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Scott thanks Norman for Players victory

It has probably taken a little longer than many expected but Adam Scott, at the age of 23, has finally won a serious golf tournament.

The studiously quiet Australian, who loves to read biographies, survived a few anxious moments at the final hole before sealing his second PGA Tour title at The Players Championship in Florida on Sunday.

Already tipped as a future world number one by compatriot and twice major winner Greg Norman, Scott became the youngest winner of the event widely regarded as the 'fifth major', which each year assembles the strongest field in the game.

At one point four clear in the final round, Scott had to hole a 10-foot putt on the 18th green to secure victory by a shot after he had struck his six-iron approach into water.

He duly delivered, but said later he would never have got up and down from just off the green had he not received a chipping tutorial from Norman earlier in the week.

"I think it's pretty cool, and I think I definitely owe Greg a beer," Scott told reporters of his Wednesday practice session with Norman at the TPC at Sawgrass.

"He really changed my technique. I probably would have lost the tournament, to be honest with you, if I was chipping the same way as I did earlier in the week.

"I definitely made the most out of that chipping lesson, and the times I was in trouble this week I got out and it made a big difference, definitely a few shots in it."

What made it even sweeter for Scott was that Norman has always been his greatest idol in the game.

"I think he's made me into who I am, and he showed me when I was a kid watching him on TV how to carry yourself out here on the golf course," he said.

"He did a great job of that, and he was a great role model for every kid in Australia."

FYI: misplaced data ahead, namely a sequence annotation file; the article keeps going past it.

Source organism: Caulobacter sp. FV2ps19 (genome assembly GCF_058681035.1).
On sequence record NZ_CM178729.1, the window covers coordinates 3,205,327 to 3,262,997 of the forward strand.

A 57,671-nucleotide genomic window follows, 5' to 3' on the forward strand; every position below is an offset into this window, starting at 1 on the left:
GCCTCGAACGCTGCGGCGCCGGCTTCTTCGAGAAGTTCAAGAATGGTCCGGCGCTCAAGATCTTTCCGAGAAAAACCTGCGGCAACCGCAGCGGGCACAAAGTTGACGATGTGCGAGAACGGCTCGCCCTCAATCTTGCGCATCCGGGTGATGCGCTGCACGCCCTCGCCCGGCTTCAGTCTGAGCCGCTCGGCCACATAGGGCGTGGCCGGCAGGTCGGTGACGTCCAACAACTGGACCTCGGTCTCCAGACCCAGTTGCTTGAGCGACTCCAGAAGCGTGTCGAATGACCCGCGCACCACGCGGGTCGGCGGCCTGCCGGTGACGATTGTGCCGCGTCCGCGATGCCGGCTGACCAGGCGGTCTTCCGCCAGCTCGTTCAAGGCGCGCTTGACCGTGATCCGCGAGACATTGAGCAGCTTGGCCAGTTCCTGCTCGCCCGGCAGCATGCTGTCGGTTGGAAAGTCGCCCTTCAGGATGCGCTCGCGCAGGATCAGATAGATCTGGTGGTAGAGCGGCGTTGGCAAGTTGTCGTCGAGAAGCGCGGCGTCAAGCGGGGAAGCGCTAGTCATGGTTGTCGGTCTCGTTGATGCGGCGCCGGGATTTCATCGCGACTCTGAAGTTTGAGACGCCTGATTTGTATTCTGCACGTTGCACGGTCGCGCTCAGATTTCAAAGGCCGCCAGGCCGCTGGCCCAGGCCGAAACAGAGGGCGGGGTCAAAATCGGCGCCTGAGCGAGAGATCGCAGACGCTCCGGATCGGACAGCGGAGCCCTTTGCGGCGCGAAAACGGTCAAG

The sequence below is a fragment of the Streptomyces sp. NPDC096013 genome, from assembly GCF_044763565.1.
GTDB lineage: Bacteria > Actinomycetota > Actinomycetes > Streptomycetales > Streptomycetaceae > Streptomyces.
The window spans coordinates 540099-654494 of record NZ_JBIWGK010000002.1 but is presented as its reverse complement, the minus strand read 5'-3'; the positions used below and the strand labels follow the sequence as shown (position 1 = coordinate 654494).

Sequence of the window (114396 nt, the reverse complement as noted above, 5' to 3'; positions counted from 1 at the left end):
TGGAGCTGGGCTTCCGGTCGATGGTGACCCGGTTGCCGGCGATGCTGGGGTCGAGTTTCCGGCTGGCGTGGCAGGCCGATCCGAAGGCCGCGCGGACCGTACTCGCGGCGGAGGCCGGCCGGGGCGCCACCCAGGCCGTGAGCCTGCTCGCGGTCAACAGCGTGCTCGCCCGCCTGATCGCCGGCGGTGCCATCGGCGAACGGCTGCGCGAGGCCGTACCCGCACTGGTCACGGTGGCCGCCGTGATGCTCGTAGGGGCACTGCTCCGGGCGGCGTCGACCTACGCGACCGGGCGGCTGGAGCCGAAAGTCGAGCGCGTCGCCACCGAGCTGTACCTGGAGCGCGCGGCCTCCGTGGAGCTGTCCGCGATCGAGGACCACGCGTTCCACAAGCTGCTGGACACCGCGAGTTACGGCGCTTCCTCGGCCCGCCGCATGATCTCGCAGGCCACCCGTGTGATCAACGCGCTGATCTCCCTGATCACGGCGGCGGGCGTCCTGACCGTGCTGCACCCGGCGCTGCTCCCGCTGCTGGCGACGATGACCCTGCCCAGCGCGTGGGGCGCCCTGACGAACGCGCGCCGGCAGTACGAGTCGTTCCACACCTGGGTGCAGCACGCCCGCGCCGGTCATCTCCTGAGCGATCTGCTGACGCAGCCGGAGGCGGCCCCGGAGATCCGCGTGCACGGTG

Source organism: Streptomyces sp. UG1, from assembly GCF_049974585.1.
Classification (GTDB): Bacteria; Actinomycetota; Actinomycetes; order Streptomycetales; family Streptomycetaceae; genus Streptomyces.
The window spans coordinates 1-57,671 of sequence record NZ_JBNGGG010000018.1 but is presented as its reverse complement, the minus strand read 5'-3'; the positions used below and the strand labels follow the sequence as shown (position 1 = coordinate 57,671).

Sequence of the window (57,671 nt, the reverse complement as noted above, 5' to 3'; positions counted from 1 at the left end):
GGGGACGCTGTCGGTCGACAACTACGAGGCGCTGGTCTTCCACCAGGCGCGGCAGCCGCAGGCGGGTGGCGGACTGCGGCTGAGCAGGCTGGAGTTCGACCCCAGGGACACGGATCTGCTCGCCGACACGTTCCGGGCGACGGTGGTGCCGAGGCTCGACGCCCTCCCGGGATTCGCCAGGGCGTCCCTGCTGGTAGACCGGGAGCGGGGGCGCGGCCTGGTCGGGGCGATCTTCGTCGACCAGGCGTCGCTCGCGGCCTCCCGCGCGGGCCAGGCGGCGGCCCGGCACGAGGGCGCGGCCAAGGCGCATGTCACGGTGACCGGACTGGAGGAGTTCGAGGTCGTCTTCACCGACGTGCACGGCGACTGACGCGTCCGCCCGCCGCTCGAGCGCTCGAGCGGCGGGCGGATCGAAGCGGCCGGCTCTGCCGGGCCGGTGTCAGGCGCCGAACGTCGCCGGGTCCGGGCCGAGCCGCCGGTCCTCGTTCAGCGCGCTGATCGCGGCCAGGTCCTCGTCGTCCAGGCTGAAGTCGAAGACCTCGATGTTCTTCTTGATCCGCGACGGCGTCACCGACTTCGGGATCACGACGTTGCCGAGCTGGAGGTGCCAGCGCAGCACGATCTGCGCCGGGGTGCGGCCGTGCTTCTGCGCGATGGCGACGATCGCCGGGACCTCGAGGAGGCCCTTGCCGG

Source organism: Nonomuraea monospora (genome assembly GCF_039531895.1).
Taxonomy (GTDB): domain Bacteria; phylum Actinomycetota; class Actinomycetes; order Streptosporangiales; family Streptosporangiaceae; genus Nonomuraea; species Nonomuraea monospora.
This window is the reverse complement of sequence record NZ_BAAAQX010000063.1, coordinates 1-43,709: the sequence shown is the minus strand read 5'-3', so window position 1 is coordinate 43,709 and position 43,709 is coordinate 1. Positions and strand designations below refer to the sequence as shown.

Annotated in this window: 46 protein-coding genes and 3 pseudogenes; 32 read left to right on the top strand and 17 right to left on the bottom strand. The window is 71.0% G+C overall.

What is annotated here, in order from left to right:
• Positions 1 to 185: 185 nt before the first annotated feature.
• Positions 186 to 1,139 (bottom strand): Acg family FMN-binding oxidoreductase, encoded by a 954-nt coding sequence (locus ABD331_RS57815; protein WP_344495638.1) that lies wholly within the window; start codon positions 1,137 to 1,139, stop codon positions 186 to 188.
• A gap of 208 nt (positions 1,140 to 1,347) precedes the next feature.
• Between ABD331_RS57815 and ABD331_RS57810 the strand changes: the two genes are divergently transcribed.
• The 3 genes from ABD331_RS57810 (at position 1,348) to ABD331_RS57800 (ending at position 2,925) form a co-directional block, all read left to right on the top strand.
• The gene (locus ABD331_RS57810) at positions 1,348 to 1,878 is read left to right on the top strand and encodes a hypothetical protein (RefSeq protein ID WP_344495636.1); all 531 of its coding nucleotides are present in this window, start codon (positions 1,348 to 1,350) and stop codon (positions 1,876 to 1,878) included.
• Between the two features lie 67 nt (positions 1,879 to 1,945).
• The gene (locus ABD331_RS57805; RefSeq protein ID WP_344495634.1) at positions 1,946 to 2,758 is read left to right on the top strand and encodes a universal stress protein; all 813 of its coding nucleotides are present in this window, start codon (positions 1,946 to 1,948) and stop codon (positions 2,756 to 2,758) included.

The Norman-Scott relationship has changed greatly over the past year, however, with the mentor now doffing his cap in his pupil's direction.

"I think he's technically better than Tiger Woods was at 23," Norman told reporters during The Players Championship.

"He just needs a bit of confidence, a couple of victories under his belt, and he can be doing what Tiger has done in the last three, four, five years.

"I really believe that. He can eclipse all of us, I guess."

Scott, four times a winner on the European Tour, signalled his rich promise on the PGA Tour early last year when he lost to eventual winner Woods over 20 holes in the semi-finals of the WGC-Accenture Match Play Championship at La Costa.

He cemented that promise with a maiden U.S. victory at the Deutsche Bank Championship in September and now appears ready to challenge in the majors.

The big-hitting Scott is coached by Butch Harmon, who previously advised world number one Woods on his own swing, and the similarity between the two players is uncanny.

Probably the only chink left in Scott's game is an occasional lack of confidence, but this is something he believes he is resolving.

"I'm definitely getting better," he said. "And I think the Match Play a year or so ago, that semi-final match with Tiger, was key.

"I'm not afraid to go play these guys now."

Scott proved that eloquently at Sawgrass on Sunday. He now needs to prove the same point in the majors.

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